Work on TeXShop continues. Recently I have been involved in maintaining the MacTeX install package for OS X. This package was written by Jonathan Kew, and originally based on Gerben Wierda's redistribution of teTeX. This year's version is based on the full TeX Live 2007.

From TeX meetings I know that these are just tips of the iceberg, and enjoy hearing about the exciting developments underway from a host of people which affect TeX on all platforms.

  Ross Moore

(Candidate for TUG board of directors.)

My name is Ross Moore; I am an academic mathematician, living in Sydney, Australia.

Since the mid-80s I have been a user of TeX and LaTeX, mostly for mathematical applications, such as journal articles, books and Proceedings volumes. The need for special content layouts has led to my involvement in the development of several packages and other software, most notably Xy-pic and LaTeX2HTML, both of which I have presented at TUG annual meetings.

My first TUG meeting, in 1997, saw me joining the TUG Board of Directors where I have served ever since, and wish to continue to serve for at least another term. For TUG I've worked on the Technical Council, the Publications Committee, assisted with organising annual meetings, been the contact person for the technical working groups TFAA and MacTeX (though the important work is done by others), and administer email discussion groups (LaTeX2HTML, Xy-pic, XeTeX). Frequently I answer queries and give advice on the TeX on Mac OS X mailing list, for Macintosh users of TeX.

Currently I am working with Chris Rowley, Will Robertson and others, preparing LaTeX support for mathematics in the new world of Unicode and STIX fonts, which is soon to be upon us. This is in addition to working on ways to generate webs of interlinked mathematical documents, as web-pages and in PDF format, for online journals, conference abstracts, and encyclopaedic collections, all generated from (La)TeX sources.

For the TUG board, I feel that my experience as both a TeX programmer, as well as a mathematical author and editor, provides a detailed understanding of how TeX and LaTeX have been used in the past, as well as insight into new ways that the TeX family of programs may be used in coming years.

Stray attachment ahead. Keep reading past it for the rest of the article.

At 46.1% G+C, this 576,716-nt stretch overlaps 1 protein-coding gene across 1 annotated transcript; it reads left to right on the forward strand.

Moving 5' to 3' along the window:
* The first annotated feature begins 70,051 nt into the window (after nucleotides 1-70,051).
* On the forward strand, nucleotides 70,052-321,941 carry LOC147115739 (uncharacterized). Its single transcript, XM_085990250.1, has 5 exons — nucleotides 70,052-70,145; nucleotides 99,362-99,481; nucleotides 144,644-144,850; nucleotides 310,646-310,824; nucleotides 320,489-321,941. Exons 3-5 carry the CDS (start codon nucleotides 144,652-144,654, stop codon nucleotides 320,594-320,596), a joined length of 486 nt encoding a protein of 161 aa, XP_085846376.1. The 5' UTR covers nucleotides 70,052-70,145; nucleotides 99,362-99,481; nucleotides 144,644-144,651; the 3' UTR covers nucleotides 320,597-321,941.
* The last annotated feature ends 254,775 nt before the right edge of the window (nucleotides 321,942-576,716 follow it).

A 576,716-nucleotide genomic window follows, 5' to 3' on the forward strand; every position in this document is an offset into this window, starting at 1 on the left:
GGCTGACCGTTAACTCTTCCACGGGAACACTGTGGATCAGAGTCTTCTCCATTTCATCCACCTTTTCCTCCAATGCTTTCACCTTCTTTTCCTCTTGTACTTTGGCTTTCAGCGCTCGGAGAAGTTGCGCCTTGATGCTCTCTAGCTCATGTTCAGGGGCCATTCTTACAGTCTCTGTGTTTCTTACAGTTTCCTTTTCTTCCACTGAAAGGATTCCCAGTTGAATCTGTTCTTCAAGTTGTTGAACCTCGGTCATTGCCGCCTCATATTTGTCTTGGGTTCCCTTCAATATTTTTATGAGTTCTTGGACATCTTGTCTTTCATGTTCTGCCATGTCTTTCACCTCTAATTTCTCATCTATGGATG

Cheryl Ponchin

(Candidate for TUG board of directors.)

My name is Cheryl Ponchin, I live in Plainsboro, New Jersey, and I am employed by the Center for Communications Research in Princeton. I have been a technical typist for more than 20 years. I started with TeX and I am now using LaTeX2e as well as many of the different packages available. I enjoy using this software to typeset mathematical and scientific papers.

I have been a member of the TeX Users Group since 1989. I have been a member of the TUG Board of Directors since March of 1998. I really enjoy being part of the TUG Group.

I have taught LaTeX classes for TUG on my own and with Sue DeMeritt as well as other classes for Princeton University. I was also asked my opinion on A Guide to LaTeX 2e, which was very interesting and rewarding for me.

  Philip Taylor

(Candidate for TUG board of directors.)

Philip Taylor has been involved with TeX for approximately 20 years, ever since seeing an example of typeset copy produced using TeX by a friend at British Aerospace. Despite regular attempts to understand why anyone might use LaTeX, he remains completely baffled and continues to believe that Plain TeX (or, even better, IniTeX) and a few home-grown macros are all that anyone could ever need. On a more serious note, he is completely convinced by the arguments in favour of semantic markup, and believes that TeX should adopt the HTML/CSS model, with one language used for document markup and a second, quite different, language used to ascribe appearance to semantics. He is also convinced that, had it not been for Hàn Thế Thành's invention and development of PdfTeX, the future for TeX might well have been very bleak indeed.

As a long-serving TUG Board member (a classic example of poacher-turned-gamekeeper), Phil is rarely willing to accept the status quo, and regularly argues that TUG should be more receptive to innovative suggestions from its members, no matter how much these ideas might challenge the current received wisdom.